# Researcher uses 379-year-old algorithm to crack crypto keys found in the wild

Fermat’s algorithm was based on the fact that any odd number can be expressed as the difference between two squares. When the factors are near the root of the number, they can be calculated easily and quickly. The method isn’t feasible when factors are truly random and hence far apart.

# The AI “Master” bested the world’s top Go players

But now even Ke, the reigning top-ranked Go player, has acknowledged that human beings are no match for robots in the complex board game, after he lost three games to an AI that mysteriously popped up online in recent days.

The AI turned out to be AlphaGo in disguise.

# Image Kernels explained visually

An image kernel is a small matrix used to apply effects like the ones you might find in Photoshop or Gimp, such as blurring, sharpening, outlining or embossing. They’re also used in machine learning for ‘feature extraction’, a technique for determining the most important portions of an image. In this context the process is referred to more generally as “convolution” (see: convolutional neural networks.)

# Two-hundred-terabyte maths proof is largest ever

The puzzle that required the 200-terabyte proof, called the Boolean Pythagorean triples problem, has eluded mathematicians for decades. In the 1980s, Graham offered a prize of US\$100 for anyone who could solve it. (He duly presented the cheque to one of the three computer scientists, Marijn Heule of the University of Texas at Austin, earlier this month.) The problem asks whether it is possible to colour each positive integer either red or blue, so that no trio of integers a, b and c that satisfy Pythagoras’ famous equation a2 + b2 = c2 are all the same colour. For example, for the Pythagorean triple 3, 4 and 5, if 3 and 5 were coloured blue, 4 would have to be red.

There are more than 102,300 ways to colour the integers up to 7,825, but the researchers took advantage of symmetries and several techniques from number theory to reduce the total number of possibilities that the computer had to check to just under 1 trillion. It took the team about 2 days running 800 processors in parallel on the University of Texas’s Stampede supercomputer to zip through all the possibilities. The researchers then verified the proof using another computer program.

# Overcoming Intuition in Programming

I get a lot of questions from aspiring programmers on what’s the best tool or languages to learn. It’s almost always a premature question to ask. I used to come up with answers like “depending on what you’re building” or “pick a beginner friendly community” or “invest in a growing language”. I think all of these are good answers, but it doesn’t really matter that early on in a programmer’s learning journey. It’s all the same when you’re essentially learning how to compute. Furthermore, these sort of answers enable the culture of tooling obsession.

# Midwest Start-Up Achieves Rare \$1 Billion Valuation

Uptake’s model is to partner with well-known companies in various industries — from construction to mining to aviation — and create software and special algorithms that help these customers collect and understand huge amounts of data. The company is already producing positive cash flow, according to a person with knowledge of the financials who spoke on the condition of anonymity.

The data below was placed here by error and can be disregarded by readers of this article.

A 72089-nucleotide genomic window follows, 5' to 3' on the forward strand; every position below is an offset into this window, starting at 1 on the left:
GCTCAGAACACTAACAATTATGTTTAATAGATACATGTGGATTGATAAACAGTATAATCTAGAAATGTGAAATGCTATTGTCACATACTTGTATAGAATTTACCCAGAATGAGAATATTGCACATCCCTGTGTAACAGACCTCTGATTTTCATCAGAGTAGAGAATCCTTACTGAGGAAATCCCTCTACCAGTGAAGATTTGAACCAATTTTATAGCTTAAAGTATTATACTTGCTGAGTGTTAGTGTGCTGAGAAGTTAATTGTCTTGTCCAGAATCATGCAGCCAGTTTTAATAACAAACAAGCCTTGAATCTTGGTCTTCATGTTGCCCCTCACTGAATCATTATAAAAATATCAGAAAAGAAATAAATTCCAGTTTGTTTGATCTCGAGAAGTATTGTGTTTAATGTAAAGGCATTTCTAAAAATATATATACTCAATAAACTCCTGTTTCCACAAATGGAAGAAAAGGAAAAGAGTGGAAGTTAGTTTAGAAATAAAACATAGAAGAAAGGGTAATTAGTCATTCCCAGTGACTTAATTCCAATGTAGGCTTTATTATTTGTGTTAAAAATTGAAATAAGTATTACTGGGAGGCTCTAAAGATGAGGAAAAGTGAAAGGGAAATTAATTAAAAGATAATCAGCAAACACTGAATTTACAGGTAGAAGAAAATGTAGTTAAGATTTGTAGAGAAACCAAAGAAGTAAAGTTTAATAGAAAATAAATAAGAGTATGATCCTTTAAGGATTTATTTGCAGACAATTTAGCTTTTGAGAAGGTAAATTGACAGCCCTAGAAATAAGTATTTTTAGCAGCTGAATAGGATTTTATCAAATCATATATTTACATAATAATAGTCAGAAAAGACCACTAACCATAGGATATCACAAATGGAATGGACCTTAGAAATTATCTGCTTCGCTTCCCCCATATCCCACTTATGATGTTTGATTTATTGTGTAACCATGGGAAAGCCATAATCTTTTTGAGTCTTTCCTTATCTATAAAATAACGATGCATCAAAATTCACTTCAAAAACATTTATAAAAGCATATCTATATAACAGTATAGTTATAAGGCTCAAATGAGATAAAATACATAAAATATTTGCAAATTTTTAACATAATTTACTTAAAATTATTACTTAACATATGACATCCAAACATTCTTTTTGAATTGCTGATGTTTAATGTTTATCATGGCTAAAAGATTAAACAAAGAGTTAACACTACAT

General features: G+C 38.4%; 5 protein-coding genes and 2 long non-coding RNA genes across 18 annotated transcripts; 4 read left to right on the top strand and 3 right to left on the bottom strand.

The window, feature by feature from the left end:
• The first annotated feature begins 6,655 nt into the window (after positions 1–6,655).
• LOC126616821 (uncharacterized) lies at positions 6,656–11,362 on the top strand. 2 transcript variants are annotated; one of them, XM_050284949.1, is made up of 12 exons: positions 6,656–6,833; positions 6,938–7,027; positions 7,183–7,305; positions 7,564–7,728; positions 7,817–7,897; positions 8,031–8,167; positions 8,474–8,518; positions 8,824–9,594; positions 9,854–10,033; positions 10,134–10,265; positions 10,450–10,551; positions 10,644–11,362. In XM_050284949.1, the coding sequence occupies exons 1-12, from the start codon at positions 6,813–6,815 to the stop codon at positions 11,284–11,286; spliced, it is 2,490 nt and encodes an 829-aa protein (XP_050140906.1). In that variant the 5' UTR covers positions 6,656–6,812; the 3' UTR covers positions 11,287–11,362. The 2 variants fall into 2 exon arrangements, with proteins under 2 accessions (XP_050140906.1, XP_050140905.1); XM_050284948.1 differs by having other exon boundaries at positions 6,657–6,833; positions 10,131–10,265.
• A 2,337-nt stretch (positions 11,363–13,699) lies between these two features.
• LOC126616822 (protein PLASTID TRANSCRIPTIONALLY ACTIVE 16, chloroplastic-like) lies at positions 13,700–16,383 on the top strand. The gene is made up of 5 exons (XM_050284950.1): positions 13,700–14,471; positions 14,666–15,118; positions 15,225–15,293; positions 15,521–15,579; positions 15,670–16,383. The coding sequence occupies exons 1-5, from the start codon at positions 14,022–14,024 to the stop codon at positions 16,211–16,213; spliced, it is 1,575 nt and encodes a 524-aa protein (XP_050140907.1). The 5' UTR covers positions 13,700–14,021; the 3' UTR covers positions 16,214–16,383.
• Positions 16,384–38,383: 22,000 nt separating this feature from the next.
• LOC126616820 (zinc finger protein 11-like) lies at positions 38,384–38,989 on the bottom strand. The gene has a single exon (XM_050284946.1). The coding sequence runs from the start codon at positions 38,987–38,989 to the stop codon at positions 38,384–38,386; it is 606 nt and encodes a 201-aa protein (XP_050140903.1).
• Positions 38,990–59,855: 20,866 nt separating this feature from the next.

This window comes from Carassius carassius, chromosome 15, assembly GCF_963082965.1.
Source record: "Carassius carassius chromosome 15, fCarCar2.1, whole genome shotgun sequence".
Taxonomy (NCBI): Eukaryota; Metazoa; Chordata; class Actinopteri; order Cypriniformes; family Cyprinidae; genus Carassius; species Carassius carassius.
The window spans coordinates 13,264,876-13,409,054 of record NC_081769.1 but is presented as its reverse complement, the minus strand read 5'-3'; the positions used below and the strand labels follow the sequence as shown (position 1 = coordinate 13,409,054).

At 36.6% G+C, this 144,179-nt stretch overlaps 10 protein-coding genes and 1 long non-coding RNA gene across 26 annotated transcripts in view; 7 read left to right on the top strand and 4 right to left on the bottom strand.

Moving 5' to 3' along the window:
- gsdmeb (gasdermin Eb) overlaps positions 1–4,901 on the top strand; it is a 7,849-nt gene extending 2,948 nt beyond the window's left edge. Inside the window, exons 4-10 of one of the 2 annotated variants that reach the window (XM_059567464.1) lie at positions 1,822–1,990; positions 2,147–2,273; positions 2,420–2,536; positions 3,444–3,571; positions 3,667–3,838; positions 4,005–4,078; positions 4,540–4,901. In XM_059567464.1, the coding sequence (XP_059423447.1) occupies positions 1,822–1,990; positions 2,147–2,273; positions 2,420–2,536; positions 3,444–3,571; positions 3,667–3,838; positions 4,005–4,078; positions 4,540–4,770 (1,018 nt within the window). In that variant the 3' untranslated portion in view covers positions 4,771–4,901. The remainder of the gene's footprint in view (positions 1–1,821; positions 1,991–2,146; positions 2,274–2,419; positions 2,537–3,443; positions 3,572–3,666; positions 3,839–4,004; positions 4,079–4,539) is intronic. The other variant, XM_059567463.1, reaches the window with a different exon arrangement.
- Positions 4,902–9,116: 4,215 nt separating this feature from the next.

# Edit Distance Reveals Hard Computational Problems

As far as computer scientists know, the only general-purpose method to find the correct answer to a SAT problem is to try all possible settings of the variables one by one. The amount of time that this exhaustive or “brute-force” approach takes depends on how many variables there are in the formula. As the number of variables increases, the time it takes to search through all the possibilities increases exponentially. To complexity theorists and algorithm designers, this is bad. (Or, technically speaking, hard.)

SETH takes this situation from bad to worse. It implies that finding a better general-purpose algorithm for SAT — even one that only improves on brute-force searching by a small amount — is impossible.

# The Jocks of Computer Code Do It for the Job Offers

The Hacker Cup goes much the same way as other sport-coding contests: five puzzles to finish in any order over three hours. Keep the programming as efficient as possible. The cleanest, most accurate code in the fastest time takes first place. A common type of problem might ask for the shortest route between San Francisco and Los Angeles given a number of constraints. Or perhaps the problem is about how to tile a floor in a specific pattern. The questions typically revolve around a well-known algorithm or mathematical structure with a fresh twist. Elite sport coders must figure out the underlying logic quickly and then trust their abilities.

# Analysing galaxy images with artificial intelligence: astronomers teach a machine how to ‘see’

Mr Hocking, who led the new work, commented: “The important thing about our algorithm is that we have not told the machine what to look for in the images, but instead taught it how to ‘see’.”

The new work appears in “Teaching a machine to see: unsupervised image segmentation and categorisation using growing neural gas and hierarchical clustering”, A. Hocking, J. E. Geach, N. Davey & Y. Sun. The paper has been submitted to Monthly Notices of the Royal Astronomical Society.